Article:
GRIT: It’s About Relationships

Grit from NYTimes

As the conversation continues among educators about “grit”, that determiner of long-term success for students, I believe we should be hearing more about the role of relationships.

My years in the classroom as a teacher and advisor have made it clear to me that while the perseverance we call grit may be innate or instinctive for some, it can also be learned, cultivated and instilled – with help from caring adults.

Why grit matters is clear: the ability to envision and attain goals and long term achievement can keep a student on course during a dry spell, a downturn, or even a series of disappointments.  Adults as advisors can help build grit by documenting progress and incremental successes along the way.  Those positives are critical in creating grit as a habit.  The data shows that success is not mostly or only about talent, its correlation with grit is very high. But you need to get there.

Student-advisor relationships are most valuable when the goals are not just about the semester ahead, but take in a broader, big picture scope. Mapping ultimate destinations – in college, career, and life – with consistent guidance from caring adults over a long period of time matters. Kids are not always ready to take the long view, but adults can show them how many short views add up to a long view, and a picture of greater success.

I’m also interested in how thinking about thinking fits in.  Helping students develop what Stanford Professor Carol Dweck calls a growth mindset is another key determiner. In other words, a student’s capacity to see herself as capable of learning ever greater amounts of information and applying new thinking tools influences outcomes.  Advisors remind students of their status as growers – the advantage is with young students in re-setting the brain’s capacity to integrate new data and habits.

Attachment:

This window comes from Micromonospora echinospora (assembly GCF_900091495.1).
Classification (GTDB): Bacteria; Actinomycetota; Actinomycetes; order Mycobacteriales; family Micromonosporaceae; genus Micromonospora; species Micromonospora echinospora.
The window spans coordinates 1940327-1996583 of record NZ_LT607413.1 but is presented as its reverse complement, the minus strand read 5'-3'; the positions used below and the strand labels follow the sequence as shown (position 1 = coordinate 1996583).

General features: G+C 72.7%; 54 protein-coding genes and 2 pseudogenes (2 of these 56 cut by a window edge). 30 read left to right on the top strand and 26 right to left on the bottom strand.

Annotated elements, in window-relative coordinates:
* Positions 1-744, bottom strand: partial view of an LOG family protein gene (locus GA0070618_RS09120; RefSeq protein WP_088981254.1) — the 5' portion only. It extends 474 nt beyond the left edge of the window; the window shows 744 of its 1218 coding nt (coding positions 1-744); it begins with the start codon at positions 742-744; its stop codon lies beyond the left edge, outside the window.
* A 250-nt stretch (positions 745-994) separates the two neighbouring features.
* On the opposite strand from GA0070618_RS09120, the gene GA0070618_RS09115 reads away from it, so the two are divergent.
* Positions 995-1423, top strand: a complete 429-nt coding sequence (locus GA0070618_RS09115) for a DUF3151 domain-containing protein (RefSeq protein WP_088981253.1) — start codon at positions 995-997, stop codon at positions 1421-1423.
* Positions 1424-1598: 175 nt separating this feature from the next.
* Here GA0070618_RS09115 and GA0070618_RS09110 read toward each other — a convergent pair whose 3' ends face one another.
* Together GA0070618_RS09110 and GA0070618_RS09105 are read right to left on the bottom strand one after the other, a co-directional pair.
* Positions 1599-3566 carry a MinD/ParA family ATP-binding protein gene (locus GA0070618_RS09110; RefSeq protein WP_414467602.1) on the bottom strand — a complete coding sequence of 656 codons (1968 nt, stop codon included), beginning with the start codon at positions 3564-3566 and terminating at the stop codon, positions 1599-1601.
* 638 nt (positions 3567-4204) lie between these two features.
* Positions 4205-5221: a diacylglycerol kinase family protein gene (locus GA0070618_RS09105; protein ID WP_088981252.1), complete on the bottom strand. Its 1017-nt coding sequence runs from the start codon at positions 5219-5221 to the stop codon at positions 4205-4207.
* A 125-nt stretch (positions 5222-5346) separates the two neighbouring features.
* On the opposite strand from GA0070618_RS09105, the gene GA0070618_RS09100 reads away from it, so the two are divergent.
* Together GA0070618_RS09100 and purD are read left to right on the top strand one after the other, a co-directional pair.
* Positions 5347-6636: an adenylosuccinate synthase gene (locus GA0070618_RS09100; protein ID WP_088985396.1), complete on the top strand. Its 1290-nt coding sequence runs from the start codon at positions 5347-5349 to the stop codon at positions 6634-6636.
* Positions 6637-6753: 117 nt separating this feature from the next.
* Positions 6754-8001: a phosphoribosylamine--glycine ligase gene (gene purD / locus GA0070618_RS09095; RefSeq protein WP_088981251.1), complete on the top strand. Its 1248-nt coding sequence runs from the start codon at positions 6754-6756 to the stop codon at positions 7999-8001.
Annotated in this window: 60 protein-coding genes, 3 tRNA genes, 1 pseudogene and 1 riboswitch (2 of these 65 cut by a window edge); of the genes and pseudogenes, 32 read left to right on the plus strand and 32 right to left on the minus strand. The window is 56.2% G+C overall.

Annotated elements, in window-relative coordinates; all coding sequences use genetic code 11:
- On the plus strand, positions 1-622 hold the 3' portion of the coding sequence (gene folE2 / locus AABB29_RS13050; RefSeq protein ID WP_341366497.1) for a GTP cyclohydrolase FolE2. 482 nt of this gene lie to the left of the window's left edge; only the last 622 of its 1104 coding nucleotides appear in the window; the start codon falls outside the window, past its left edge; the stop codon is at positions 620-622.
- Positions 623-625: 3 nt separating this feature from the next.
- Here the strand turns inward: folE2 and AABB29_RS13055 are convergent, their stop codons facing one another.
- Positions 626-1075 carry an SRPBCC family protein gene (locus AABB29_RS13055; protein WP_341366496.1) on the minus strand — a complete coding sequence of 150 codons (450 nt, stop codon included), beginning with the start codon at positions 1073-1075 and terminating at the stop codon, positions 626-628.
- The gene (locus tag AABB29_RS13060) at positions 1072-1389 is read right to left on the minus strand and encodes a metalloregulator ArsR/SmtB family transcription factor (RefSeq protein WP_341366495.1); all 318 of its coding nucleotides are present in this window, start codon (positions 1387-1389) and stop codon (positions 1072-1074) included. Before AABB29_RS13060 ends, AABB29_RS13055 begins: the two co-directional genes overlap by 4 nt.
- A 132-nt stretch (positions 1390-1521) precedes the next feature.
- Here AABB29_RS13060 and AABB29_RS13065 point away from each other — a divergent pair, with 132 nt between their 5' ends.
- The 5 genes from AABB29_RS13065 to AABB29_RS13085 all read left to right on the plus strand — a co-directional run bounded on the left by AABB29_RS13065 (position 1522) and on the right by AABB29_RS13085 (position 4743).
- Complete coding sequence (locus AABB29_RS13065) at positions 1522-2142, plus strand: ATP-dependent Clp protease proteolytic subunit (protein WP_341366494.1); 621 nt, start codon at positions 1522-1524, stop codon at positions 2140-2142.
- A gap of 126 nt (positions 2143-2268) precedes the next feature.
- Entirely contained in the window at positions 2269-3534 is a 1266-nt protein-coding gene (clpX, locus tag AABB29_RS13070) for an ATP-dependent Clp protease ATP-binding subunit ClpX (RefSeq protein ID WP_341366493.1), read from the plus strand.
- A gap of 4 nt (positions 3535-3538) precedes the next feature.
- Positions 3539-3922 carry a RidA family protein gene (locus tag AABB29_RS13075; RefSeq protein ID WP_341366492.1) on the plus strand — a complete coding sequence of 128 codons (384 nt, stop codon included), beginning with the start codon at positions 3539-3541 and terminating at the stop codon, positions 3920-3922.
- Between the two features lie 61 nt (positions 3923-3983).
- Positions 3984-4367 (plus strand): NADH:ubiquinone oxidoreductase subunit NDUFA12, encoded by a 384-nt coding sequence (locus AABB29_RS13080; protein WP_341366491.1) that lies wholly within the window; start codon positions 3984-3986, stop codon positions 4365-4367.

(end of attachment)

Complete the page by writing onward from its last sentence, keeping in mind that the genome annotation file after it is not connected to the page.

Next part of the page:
Unpacking the conversation about grit is helping to inform our work at Wildwood around how we structure our advisory programs. Grit, like advisory, is essential to students success – both in school and life.  Find out more about how advisory programs can help students develop grit; click to learn more about workshops offered through The Wildwood Outreach Center – Advisory Is Essential 101 and Advisory is Essential 201.

~ Steve Barrett, Director of Outreach, Teaching, and Learning

Leave a Reply

Fill in your details below or click an icon to log in:

WordPress.com Logo

You are commenting using your WordPress.com account. Log Out / Change )

Twitter picture

You are commenting using your Twitter account. Log Out / Change )

Facebook photo

You are commenting using your Facebook account. Log Out / Change )

Google+ photo

You are commenting using your Google+ account. Log Out / Change )

Connecting to %s

%d bloggers like this: